PAGE FIVE -- Restoring Goddess Diana: 
Subtexts of Jealousy in Shakespeare's The Comedy of Errors
Written by Elizabeth Howell Brunner at Cal Poly, 1997, for English 431: Shakespeare Seminar, taught by Professor Steven Marx.  Posted online December 1999. 
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The Courtesan as Seductive Goddess
      The primal fear of female fecundity leads male characters to accuse female characters of witchcraft and sorcery.  Observing the sexual invitation of Adriana to the wrong Antipholus, Syracuse Dromio suspects black magic: "They'll such our breath, or pinch us black and blue" (II.ii.194).  Monica Sjöö and Barbara Mor trace how similar contortions led early Christians to believe that "Diana the Moon was the Devil incarnate" and resulted in both the "smashing of Dianic cults in the Mediterranean, as well as later church persecutions of witches in Europe" (209).  Upon meeting the Courtesan, Syracuse Antipholus borrows language from the Book of Matthew to protect himself: "Satan, avoid! I charge thee, tempt me not!" (IV.iii.49).  Dromio warns that the Courtesan is "the devil's dam [mother]" (IV.iii.53) and incorporates scripture: "It is written, they appear to men like angels of light" (IV.iii.56-7).  This phrase alludes to an image from Paul in Second Corinthians: "Satan himself masquerades as an angel of light" (11:15).  Michael Goulder explains that Paul wrote Second Corinthians after leaving Ephesus, at the "nadir of his life" (489),  after the missionary effort experienced a burden "so heavy" that Paul's followers "even despaired of life" (2 Cor. 1:8). 
      Similarly, Antipholus and Dromio face the Courtesan in Act IV after the exhausting hysteria of errors upon errors.  The wary men use biblical authority to denounce perceived demons, just as Christian crusaders used accusations of devil-worship to condemn nonbelievers.  Likewise, in 400 A.D., a Christian destroyed an Ephesian statue of Diana, "boast[ing] that he had finally torn down the 'Demon Diana.'" (Sjöö and Mor 208).  By personifying the rampant sexuality of a multi-breasted goddess, the Courtesan both intimidates and seduces men.  Her open sensuality requires damnation in the strictly ordered world of patriarchy, to prevent mankind from returning to the "popular festivals of Artemis . . . celebrated on nights of the full moon, when worshipers would gather in the goddess' wood and give themselves over to her power in revels and anonymous matings."  (Monaghan 28).
     However in Comedy of Errors, the Courtesan focuses not on orgiastic sexuality but rather on the possession of material goods and the right to justice.  Like a ritual prostitute-priestess in ancient cults, she must preserve the wealth of the temple.  Shakespeare clearly states her intent: "Give me the ring of mine you had at dinner, / Or, for my diamond, the chain you promised, / And I'll be gone, sir, and not trouble you" (IV.iii.69-71).  The Courtesan requires a fair exchange for her treasures.  Just as Demetrius fears that the silversmiths' "line of business will be discredited" and that "the great goddess Diana will cease to command respect" (Act 19:27-30), female characters insist on fairness from the men because the Ephesian matriarchy stands in jeopardy.  In naming the courtesan's home the Porpentine, Shakespeare plays with a symbol associated with the goddess.  Tracing "the Great Goddess' epiphany in the form of a hedgehog," Gimbutas connects porcupines with magical nocturnal powers, superstitions about sexuality, terracotta figurines dedicated to goddesses, and votive offerings of spiked wooden balls called "uteri" (180).  Such tributes to the goddess indicate her power within the culture.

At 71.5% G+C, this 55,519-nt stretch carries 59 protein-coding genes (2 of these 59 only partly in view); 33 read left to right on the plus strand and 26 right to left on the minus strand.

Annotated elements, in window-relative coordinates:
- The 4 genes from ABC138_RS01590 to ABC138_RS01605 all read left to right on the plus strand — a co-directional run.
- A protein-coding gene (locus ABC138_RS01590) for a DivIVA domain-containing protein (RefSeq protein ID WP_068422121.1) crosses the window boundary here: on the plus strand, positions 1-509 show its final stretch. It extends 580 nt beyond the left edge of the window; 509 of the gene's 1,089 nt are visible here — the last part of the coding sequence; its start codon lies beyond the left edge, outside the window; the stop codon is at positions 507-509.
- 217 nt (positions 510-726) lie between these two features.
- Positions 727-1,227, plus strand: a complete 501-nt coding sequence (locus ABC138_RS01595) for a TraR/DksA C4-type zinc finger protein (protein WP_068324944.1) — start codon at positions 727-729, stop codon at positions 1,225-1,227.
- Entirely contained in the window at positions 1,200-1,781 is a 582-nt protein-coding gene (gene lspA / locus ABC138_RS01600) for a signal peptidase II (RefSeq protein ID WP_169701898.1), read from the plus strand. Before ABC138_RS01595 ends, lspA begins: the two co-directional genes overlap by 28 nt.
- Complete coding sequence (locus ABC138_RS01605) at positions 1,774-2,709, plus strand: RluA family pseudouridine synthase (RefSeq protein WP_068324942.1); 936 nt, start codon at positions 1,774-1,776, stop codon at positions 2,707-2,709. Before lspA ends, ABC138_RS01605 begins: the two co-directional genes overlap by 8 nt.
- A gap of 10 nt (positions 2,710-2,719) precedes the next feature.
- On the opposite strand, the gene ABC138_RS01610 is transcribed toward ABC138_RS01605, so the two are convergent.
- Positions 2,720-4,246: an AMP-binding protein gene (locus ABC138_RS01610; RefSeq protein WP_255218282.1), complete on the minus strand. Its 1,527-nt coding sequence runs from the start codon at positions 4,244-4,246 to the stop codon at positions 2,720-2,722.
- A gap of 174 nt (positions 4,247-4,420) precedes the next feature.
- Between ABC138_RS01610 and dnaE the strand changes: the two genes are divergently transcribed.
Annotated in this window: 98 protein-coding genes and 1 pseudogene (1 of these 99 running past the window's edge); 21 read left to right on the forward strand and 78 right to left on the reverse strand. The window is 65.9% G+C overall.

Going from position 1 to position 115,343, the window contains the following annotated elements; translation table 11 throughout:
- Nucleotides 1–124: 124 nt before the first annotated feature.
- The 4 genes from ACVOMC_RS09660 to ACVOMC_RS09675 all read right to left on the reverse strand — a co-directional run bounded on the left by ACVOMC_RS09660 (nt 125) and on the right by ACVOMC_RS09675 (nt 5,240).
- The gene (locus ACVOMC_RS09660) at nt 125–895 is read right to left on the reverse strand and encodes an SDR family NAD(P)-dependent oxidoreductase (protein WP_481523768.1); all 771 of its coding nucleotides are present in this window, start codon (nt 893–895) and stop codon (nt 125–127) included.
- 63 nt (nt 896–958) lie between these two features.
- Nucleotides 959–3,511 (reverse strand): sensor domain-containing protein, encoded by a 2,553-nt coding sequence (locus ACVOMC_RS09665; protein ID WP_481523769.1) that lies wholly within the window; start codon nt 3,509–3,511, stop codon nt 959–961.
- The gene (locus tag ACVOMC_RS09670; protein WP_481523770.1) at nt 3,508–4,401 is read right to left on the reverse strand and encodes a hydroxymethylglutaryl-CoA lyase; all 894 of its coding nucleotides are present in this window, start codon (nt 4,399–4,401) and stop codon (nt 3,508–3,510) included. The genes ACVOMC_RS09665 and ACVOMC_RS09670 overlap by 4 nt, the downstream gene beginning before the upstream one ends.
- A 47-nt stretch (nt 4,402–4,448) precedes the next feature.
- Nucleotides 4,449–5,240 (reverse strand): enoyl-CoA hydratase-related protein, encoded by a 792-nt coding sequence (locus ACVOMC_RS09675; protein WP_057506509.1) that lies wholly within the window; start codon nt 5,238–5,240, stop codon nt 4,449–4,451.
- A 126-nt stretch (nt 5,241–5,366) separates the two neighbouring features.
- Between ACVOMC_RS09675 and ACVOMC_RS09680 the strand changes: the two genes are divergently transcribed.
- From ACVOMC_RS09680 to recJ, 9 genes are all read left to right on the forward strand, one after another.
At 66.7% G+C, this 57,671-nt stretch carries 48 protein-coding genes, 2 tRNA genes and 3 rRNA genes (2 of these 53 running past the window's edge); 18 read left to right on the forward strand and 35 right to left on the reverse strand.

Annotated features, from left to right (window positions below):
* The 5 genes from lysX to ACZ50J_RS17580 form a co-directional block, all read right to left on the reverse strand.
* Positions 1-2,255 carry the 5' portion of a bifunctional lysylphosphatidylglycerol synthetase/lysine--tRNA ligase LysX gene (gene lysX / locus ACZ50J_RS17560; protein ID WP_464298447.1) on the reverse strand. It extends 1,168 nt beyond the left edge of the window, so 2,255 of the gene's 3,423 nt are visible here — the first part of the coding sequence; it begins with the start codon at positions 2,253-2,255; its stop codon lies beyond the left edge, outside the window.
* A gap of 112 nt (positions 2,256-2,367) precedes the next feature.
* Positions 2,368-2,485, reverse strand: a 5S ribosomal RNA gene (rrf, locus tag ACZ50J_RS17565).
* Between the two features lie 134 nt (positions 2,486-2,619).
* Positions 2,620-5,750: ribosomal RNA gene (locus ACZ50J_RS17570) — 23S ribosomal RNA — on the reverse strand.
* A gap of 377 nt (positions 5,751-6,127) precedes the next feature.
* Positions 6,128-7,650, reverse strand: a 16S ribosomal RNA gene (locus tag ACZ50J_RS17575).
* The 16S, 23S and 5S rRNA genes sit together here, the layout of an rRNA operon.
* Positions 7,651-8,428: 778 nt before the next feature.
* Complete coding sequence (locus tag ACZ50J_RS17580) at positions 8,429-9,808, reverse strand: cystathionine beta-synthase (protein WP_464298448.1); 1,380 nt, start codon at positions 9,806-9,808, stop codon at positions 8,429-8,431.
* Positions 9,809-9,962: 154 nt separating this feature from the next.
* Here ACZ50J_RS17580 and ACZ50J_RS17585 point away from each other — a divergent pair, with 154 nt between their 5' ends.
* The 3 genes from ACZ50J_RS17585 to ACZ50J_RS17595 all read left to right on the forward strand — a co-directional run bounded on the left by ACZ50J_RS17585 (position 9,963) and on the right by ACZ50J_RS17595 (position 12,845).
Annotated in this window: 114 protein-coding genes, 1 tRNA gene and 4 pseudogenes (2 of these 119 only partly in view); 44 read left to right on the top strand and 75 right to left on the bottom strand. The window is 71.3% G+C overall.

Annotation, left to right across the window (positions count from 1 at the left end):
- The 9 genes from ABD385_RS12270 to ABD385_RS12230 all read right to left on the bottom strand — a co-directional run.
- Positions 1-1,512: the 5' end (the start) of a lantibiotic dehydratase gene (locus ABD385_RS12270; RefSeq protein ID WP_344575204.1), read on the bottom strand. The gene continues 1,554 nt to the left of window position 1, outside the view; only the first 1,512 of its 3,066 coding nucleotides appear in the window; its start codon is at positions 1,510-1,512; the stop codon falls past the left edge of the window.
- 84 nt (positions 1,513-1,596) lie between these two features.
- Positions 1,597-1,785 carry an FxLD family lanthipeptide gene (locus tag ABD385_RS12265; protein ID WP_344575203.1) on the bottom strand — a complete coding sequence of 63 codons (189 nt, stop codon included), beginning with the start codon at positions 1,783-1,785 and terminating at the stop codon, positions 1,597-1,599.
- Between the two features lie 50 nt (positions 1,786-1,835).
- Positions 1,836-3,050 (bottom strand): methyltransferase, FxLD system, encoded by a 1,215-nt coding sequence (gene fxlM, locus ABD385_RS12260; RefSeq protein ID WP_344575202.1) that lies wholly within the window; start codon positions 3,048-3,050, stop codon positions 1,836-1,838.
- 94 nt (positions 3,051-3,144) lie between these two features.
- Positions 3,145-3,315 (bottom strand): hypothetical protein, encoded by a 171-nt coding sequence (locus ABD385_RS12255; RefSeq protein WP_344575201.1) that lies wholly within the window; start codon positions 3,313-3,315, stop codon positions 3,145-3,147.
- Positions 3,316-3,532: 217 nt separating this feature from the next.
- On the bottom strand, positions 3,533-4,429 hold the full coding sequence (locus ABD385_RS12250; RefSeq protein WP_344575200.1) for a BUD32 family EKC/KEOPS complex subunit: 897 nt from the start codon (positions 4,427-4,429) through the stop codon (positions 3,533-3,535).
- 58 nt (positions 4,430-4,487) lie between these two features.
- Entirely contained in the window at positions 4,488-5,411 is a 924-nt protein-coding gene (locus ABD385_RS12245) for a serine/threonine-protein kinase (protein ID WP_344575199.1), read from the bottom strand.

Confronting Dichotomies
        Although we might expect hostility between Adriana and the Courtesan, the women join instead with the exorcist Doctor Pinch to extract due homage from Antipholus.  The fast-paced comedy at the end of Act Four offers more than amusement.  Shakespeare illustrates the shifting dichotomy between good and evil, victim and accuser, sane and mad -- the blurring of distinctions through misperception -- which distinguishes both the play and the religious realm.  Francis Fergusson suspects that "the arabesques of absurdity in The Comedy of Errors might continue indefinitely, or at least to the limits of the author's ingenuity and the audience's complacency" (17).  The pace quickens, accusations fly, and errors multiply, as Shakespeare moves further and further away from the plausible.  Adriana accuses her spouse, "Dissembling villain, thou speak'st false . . ." (IV.iv.101).  "Dissembling harlot, thou art false in all," retaliates Antipholus of Ephesus (IV.iv.102).  Their verbal sparring parodies the confrontation between rival religions, accusing one another of diabolical deeds, falseness, and harlotry. 
Author: Elizabeth Howell Brunner
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